Reed, Lawrence win 70.3 Worlds

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Lawrence took a 3:46 lead after a women’s-best 2:19:28 bike split and then held off a charging 1:18:43 run by Melissa Hauschildt. Lawrence took the win in 4:09:12 with a 1:57 margin of victory over Hauschildt and 4:24 over 3rd-place Wurtele.


Former ITU short course racer Josh Amberger set an Ironman 70.3 men’s swim record of 21:56, giving him a 29 seconds lead on two-time Ironman 70.3 World Champion Craig Alexander, 30 seconds on 2008 Ironman 70.3 World Champion Terenzo Bozzone of New Zealand, 32 seconds on Sam Appleton of Australia, 33 seconds on Brent McMahon of Canada, 37 seconds on 2006 ITU Olympic distance World Champion Tim Don of Great Britain, 39 seconds on Maurice Clavel of Germany, and 42 seconds on Tim Reed of Australia.

Further back were Tyler Butterfield of Bermuda (+1:01), Taylor Reid of Canada (+2:14), Sebastian Kienle of Germany (+2:18), Trevor Wurtele of Canada (+2:42), and the ever-dangerous biker-runner Lionel Sanders of Canada (+3:45).

Amberger led the men‘s field through 23k, 10 seconds ahead of a group that included uberbikers Andreas Dreitz and Sebastian Kienle of Germany, Bozzone, Appleton, Mark Bowstead, Reed, Butterfield, Joe Gambles, and Alexander.

Approaching the steep, challenging section on Upper Rosemount Road, Maurice Clavel of Germany, who placed 2nd at Ironman 70.3 Barcelona this May, broke away from the chase pack on his way to joining Dreitz and Kienle in the lead, while Tim Reed led the chase pack that included Appleton, Amberger, Ruedi Wild of Switzerland, Alexander and Don.

At 51km, 23 men were within a minute while Sanders was 24th, 2:35 behind.

By 63km of the bike, Kienle led Clavel by 1 second while Bozzone, Reed, Gambles, McMahon, Dreitz, Alexander, Appleton and Amberger followed in a line from 14 to 22 seconds arrears. Tyler Butterfield, charging hard, was advancing fast on the leaders.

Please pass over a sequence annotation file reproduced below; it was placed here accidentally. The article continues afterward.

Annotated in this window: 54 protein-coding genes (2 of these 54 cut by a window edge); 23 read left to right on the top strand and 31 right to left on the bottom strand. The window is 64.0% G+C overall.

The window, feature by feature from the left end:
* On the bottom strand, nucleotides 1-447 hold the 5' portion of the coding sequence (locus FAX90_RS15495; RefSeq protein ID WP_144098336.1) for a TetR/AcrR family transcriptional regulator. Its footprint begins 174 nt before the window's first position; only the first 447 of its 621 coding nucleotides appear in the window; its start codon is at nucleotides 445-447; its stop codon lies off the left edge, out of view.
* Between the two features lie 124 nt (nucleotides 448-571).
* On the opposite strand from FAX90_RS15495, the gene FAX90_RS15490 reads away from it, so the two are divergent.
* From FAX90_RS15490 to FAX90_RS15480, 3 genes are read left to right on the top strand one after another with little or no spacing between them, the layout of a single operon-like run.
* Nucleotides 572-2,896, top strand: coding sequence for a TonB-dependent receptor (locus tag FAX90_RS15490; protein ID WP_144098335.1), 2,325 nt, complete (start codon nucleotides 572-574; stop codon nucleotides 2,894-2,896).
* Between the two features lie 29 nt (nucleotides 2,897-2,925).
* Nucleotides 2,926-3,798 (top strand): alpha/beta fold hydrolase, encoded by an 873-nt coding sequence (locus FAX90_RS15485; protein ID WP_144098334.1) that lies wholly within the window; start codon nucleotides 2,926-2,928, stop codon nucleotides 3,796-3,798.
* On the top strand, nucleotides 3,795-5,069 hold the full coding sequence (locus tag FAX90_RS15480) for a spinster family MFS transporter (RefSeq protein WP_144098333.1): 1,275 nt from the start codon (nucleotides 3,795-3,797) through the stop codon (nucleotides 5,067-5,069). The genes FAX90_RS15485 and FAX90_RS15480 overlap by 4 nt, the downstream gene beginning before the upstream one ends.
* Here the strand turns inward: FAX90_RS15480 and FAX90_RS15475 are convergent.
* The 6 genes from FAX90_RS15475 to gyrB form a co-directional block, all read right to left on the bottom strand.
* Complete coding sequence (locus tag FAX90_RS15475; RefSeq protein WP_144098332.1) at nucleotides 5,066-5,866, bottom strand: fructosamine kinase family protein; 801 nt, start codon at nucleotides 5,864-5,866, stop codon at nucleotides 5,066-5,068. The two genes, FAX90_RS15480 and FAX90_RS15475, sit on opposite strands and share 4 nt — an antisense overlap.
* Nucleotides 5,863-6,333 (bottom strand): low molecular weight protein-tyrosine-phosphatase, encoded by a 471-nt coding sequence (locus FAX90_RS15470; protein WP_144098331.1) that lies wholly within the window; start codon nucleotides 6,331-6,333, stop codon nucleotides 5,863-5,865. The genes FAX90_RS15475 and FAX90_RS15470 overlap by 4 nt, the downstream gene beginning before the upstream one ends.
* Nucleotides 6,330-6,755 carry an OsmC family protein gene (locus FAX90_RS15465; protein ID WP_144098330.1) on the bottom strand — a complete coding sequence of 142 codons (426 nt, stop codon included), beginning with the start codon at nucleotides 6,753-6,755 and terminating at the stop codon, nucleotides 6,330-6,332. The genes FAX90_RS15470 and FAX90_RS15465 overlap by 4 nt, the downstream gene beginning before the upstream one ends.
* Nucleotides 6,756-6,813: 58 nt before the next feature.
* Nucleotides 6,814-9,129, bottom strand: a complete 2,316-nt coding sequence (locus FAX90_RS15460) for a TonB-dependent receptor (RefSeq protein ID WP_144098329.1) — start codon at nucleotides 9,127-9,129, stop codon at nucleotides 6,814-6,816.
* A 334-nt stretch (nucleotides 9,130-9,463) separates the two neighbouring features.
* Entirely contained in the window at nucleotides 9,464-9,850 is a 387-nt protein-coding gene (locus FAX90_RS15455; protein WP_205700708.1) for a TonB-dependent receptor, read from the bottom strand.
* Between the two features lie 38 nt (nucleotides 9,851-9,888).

When the men entered T2, all the breakaways had failed. Butterfield led a tightly packed bunch of 15 by 1 second ahead of Kienle, 4 seconds over Dreitz, 6 seconds over Bozzone, 9 seconds over Amberger, 10 seconds over Reed, 11 over Appleton, 13 over Clavel, 15 seconds over Mark Bowstead, 19 seconds over Gambles, 25 seconds over 43-year-old Alexander, 28 seconds over McMahon, and 29 seconds over Don. Initial reports did not mention Sanders.

Bike split leaders were Kienle (2:04:45), Dreitz (2:05:36), Butterfield (2:05:55), Tim Reed (2:06:12), and Terenzo Bozzone (2:06:20).

And so this 70.3 championship race evolved into what experts call "a wet half marathon" - a pure and simple run.

By 10.4km into the half marathon, the men‘s race was becoming clear. Reed and Kienle were running elbow to elbow, with Appleton and Clavel 24 and 25 seconds back. Wild and Bozzone were battling at 30 seconds behind. Dreitz was 8th (+1:00), Alexander 9th (+1:44), and Butterfield 10th (+1:46), with Don and Amberger falling further back.

Running on the bridge over the Maroochydore River, Reed and Kienle were in a league of their own, exchanging the lead five or six times. Nearing the end, Kienle surged to a 15 seconds lead on Reed while Ruedi Wild of Switzerland attacked, threatening to take over 2nd.

Just when things were looking grim for Reed, Tim re-surged away from Wild and passed Kienle to take the win as both men collapsed with exhaustion at the finish. Reed closed with a race-best 1:11:03 run to finish in 3:44:14 with a 2 seconds margin on Kienle (1:11:18 run) and 25 seconds on 3rd-place Ruedi Wild , who ran to the final spot on the podium with a 2nd-best 1:11:07 run.

“Sebi broke me about four times out there,” said Reed at the finish. But the German needed to do it one more time and had no more energy left.
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